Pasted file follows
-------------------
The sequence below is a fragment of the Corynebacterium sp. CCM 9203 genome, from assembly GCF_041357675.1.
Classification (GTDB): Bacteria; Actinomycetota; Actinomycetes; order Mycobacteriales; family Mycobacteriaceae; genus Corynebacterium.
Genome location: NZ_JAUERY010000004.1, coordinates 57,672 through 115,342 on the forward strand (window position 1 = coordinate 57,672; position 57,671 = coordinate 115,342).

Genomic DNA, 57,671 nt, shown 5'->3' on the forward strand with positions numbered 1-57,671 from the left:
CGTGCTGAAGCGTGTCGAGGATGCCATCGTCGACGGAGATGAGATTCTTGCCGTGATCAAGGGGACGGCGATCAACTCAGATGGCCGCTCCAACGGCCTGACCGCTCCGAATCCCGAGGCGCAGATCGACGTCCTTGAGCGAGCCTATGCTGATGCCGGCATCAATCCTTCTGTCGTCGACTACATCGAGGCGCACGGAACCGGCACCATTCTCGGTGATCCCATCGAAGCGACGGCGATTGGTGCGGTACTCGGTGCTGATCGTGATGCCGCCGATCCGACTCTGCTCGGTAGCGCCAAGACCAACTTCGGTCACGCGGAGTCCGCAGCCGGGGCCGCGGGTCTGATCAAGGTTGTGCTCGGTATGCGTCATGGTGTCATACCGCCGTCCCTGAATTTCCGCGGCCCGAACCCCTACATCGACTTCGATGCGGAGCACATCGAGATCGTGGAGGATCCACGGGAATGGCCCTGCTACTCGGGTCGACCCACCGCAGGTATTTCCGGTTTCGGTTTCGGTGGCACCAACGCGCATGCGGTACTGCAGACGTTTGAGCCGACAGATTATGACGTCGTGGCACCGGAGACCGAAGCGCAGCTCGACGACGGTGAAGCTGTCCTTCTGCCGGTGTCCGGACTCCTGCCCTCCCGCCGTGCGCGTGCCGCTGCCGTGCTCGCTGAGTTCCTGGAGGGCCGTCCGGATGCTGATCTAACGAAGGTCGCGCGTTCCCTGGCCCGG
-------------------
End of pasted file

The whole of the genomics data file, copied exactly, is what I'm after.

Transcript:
The sequence below is a fragment of the Corynebacterium sp. CCM 9203 genome, from assembly GCF_041357675.1.
Classification (GTDB): Bacteria; Actinomycetota; Actinomycetes; order Mycobacteriales; family Mycobacteriaceae; genus Corynebacterium.
Genome location: NZ_JAUERY010000004.1, coordinates 57,672 through 115,342 on the forward strand (window position 1 = coordinate 57,672; position 57,671 = coordinate 115,342).

Genomic DNA, 57,671 nt, shown 5'->3' on the forward strand with positions numbered 1-57,671 from the left:
CGTGCTGAAGCGTGTCGAGGATGCCATCGTCGACGGAGATGAGATTCTTGCCGTGATCAAGGGGACGGCGATCAACTCAGATGGCCGCTCCAACGGCCTGACCGCTCCGAATCCCGAGGCGCAGATCGACGTCCTTGAGCGAGCCTATGCTGATGCCGGCATCAATCCTTCTGTCGTCGACTACATCGAGGCGCACGGAACCGGCACCATTCTCGGTGATCCCATCGAAGCGACGGCGATTGGTGCGGTACTCGGTGCTGATCGTGATGCCGCCGATCCGACTCTGCTCGGTAGCGCCAAGACCAACTTCGGTCACGCGGAGTCCGCAGCCGGGGCCGCGGGTCTGATCAAGGTTGTGCTCGGTATGCGTCATGGTGTCATACCGCCGTCCCTGAATTTCCGCGGCCCGAACCCCTACATCGACTTCGATGCGGAGCACATCGAGATCGTGGAGGATCCACGGGAATGGCCCTGCTACTCGGGTCGACCCACCGCAGGTATTTCCGGTTTCGGTTTCGGTGGCACCAACGCGCATGCGGTACTGCAGACGTTTGAGCCGACAGATTATGACGTCGTGGCACCGGAGACCGAAGCGCAGCTCGACGACGGTGAAGCTGTCCTTCTGCCGGTGTCCGGACTCCTGCCCTCCCGCCGTGCGCGTGCCGCTGCCGTGCTCGCTGAGTTCCTGGAGGGCCGTCCGGATGCTGATCTAACGAAGGTCGCGCGTTCCCTGGCCCGG